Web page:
If you’re looking for a passionate love story, this slow burn Victorian affection isn’t it, but if you’d like a story that leaves you as refreshed and bright as a walk in the woods, choose this one. It’s lovely.

Submit Your Stories Sunday: future gender

Welcome to this week’s edition of Submit Your Stories Sunday. Every week I bring you a unique call for submissions to help you find a home for your stories or inspire a new one. Each call will contain a speculative element and will offer payment upon acceptance. Next, I’ll recommend a story to inspire your submission and to help newer writers understand how to fulfill a call’s thematic elements.

This week we’re subbing to Hybrid‘s Future//Tense: Gender anthology and we’re reading Merc Fenn Wolfmoor’s The Frequency of Compassion in Uncanny.

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Hybrid’s Future//Tense Gender anthology

Eligibility: the Future//Tense anthologies focus on identity in the future, this one specifically on gender identity. 5K to 15K words preferred.

Take Note: Hybrid has no restrictions on gender or orientation. #ownvoices encouraged.

Submit By: open to submissions until April 1st, 2020

Payment Offered: $0.025 per word, to a maximum of $100

Click here to go to the original call for full details.

A Story to Ignite Your Writing Mojo

For this call we’re reading one of my favorite short stories, The Frequency of Compassion by Merc Fenn Wolfmoor. You can read this story online at Uncanny magazine by clicking here.

The Frequency of Compassion follows an autistic, agender protagonist, Kaityn Falk, into deep space, accompanied by their AI, Horatio. Extremely introverted, their solo expeditions suit Kaityn well, though their memories follow and haunt them in the darkness. When Kaityn and Horatio stumble into an unusual distress call, Kaityn’s gender identity is what gives them the tools to understand and survive First Contact.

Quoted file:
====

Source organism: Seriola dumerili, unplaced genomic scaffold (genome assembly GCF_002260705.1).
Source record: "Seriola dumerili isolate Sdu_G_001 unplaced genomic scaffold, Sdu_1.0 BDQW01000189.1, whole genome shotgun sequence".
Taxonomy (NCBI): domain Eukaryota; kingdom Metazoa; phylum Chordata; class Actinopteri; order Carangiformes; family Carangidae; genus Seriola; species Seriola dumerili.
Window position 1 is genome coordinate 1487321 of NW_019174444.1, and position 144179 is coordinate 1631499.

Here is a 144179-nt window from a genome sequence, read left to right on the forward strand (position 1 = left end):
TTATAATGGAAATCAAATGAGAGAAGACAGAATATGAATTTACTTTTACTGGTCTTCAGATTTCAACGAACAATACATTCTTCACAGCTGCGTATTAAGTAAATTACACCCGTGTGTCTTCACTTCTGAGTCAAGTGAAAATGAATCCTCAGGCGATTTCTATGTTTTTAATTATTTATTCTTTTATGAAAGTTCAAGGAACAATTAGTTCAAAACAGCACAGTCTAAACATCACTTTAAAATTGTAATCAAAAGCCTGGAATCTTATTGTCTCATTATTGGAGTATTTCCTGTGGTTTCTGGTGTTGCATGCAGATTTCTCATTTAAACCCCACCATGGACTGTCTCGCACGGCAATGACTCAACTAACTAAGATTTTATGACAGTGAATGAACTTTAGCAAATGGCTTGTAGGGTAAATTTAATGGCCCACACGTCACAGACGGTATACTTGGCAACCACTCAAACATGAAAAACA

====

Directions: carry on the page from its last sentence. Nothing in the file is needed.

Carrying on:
What I like about this story is it’s emphasis on compassion and that it tackles the question of gender representation head-on within the story. In a flashback we hear Kaityn’s ex argue that Kaityn’s gender identity would only confuse any alien species they might encounter in deep space. The story itself acts as rebuttal to the ex’s argument.

Happy writing!

 

In Darker Corners of Your Favorite Band, Which Cannot Save You.

I’m trying to write more book reviews, the reason being that I’ve never been comfortable writing them. Imposter syndrome and all that. But I’m never going to get comfortable writing reviews if I don’t write more of them. Towards that end, here are two books I enjoyed this week.

In Darker Corners

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5/5 Stars – Indie

I was excited to receive my copy of Peter Gillet’s second collection of short works, In Darker Corners,  as I enjoyed his first, Mind Full of Prose. This collection has a blend of narrative nonfiction, album reviews, and dark fantasy stories.

Finding a sequel to the Beards and Bearability story, Tests and Testimonies, deep into the book was a delight. Fans of the original will not disappointed. Marked by Death, an essay about a tombstone that fell on the author as a child gave me the best kind of chills. No wonder Gillet’s horror works well, in particular the creepy Dimensions of Mediocrity and Viral. In Darker Corners is a wonderful collection to dip into for a story before falling asleep.

Your Favorite Band Cannot Save You

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4/5 stars – Tor Books

Your Favorite Band Cannot Save You by Scotto Moore follows a music blogger who comes across a transcendent new band that quickly becomes an obsession. The music starts controlling people’s emotions and soon sacrifices some listeners to open interdimensional portals. Alien monsters tumble into Earth. The protagonist denies all evidence in front of him and keeps plunging deeper into the music-caused danger like a hapless teenager in a horror movie, pulling the reader along for the ride.

Moore perfectly captures the annoying aloof quality of your music snob friend and then blows it into another dimension. This book is like the movie Almost Famous collided with the crack in Amelia Pond’s wall (Doctor Who) during a Sharknado and Your Favorite Band Cannot Save You climbed out of the wreckage fully formed. It’s a fun, campy read and I can honestly say I’ve never read anything like it. I’m hopeful for a sequel. Let’s take this ride off-world.